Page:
Microsoft has begun pushing out the latest update to Windows 10 to more computers via the traditional Windows Update tool. On Tuesday, the company revised its status page for the Windows 10 May 2020 Update, aka version 2004, to indicate that the new edition would be available to devices running Windows 10 versions 1903 and 1909. Prompting users to manually use the “Check for updates” option via Windows Updates, Microsoft said it’s increasing the number of devices that will be offered the May Update but that it’s continuing a measured approach on initial availability.
SEE: Cheat sheet: Windows 10 PowerToys (free PDF) (TechRepublic)
If you use the built-in Windows Update tool and want the latest version, go to Settings and then select Update & Security. Click the button to Check for updates. You’ll typically receive one of three responses.
- If the May Update is not yet available for your computer, nothing will happen. You can still go directly to Microsoft’s Download Page for the update to download and install it manually. But given the issues already found in this update, you’re better off waiting.
- A description of the May Update may appear at the Windows Update screen but with a warning that your device isn’t quite ready for it. Clicking on the Learn More button takes you to Microsoft’s status page. But unless you’re looking to test the update on a spare PC or virtual machine, you’re best off waiting until your computer qualifies.
- If Microsoft has determined that your PC can handle the update, and you’re ready to try it, click the link to Download and Install. You’ll then want to leave your computer alone as the update will take a while to install.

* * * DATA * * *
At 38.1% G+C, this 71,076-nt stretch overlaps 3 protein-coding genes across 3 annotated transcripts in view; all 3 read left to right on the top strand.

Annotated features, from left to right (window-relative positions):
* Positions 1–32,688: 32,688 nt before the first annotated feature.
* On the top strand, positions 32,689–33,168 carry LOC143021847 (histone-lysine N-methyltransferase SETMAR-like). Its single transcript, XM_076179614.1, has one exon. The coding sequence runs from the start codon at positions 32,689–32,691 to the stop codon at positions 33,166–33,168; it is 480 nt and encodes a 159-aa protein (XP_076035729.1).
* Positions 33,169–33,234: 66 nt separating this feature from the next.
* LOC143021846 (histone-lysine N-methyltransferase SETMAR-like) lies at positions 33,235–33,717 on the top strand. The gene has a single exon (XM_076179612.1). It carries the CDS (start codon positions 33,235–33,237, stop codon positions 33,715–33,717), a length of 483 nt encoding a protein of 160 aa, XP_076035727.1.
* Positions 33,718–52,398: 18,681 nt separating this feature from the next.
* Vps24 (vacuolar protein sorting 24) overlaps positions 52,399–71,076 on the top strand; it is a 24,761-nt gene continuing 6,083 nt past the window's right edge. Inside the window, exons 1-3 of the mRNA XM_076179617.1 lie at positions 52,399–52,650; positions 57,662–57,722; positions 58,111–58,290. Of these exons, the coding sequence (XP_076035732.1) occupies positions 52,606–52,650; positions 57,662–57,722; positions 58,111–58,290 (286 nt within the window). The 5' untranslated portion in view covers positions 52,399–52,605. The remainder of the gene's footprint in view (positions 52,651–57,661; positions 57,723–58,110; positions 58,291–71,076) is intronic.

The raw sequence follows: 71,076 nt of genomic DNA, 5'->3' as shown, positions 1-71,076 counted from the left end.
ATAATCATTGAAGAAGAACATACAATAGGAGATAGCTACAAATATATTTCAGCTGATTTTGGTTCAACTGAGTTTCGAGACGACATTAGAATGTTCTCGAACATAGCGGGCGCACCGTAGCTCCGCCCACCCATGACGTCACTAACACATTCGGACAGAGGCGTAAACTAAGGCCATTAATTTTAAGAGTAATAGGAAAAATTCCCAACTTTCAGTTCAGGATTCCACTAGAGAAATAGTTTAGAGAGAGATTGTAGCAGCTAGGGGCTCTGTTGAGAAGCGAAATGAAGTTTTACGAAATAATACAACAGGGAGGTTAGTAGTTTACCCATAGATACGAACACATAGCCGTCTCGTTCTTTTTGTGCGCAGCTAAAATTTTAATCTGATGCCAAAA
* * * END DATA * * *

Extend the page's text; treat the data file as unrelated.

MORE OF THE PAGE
In my testing, none of my production Windows 10 computers qualified for the update. Only two Windows 10 virtual machines were able to pick it up, most likely because they had no third-party apps or active peripheral devices.
As is true of any Windows 10 Update, the May 2020 package has been beset with a number of bugs and technical issues. One major issue that caused the Microsoft Surface Pro 7 and Microsoft Surface Laptop 3 to reboot unexpectedly has been resolved. But that leaves a range of other issues that Microsoft is still investigating, according to the status page.
The Windows 10 Update experience hasn’t exactly been a smooth one for Microsoft or for Windows users. Each update has arrived with its own set of bugs and issues, some more serious than others. Microsoft actually had to pause the rollout of the Windows 10 October 2018 Update after it triggered data loss on many PCs.
In some cases, past updates were rushed out the door without sufficient testing or bug mitigation, thereby introducing more problems than they fixed. Since the problem with the October 2018 Update, Microsoft has promised to track bugs more carefully and roll out each new semi-annual update in a measured and phased approach. Those are certainly steps in the right direction, but they can’t address the basic problem.
With so many Windows PCs around the world, Microsoft faces a huge challenge. Unlike a Mac, where the hardware and operating system are controlled by one company, a Windows computer is a queasy blend of disparate hardware and software from a range of manufacturers and developers. Trying to test for every possible permutation would be impossible.
As with each new update, your best option with the Windows 10 2004 May Update is to wait until most of the bugs have been squashed and then see if your PC qualifies. And before you update, make sure you’ve backed up your critical files and applications, just in case.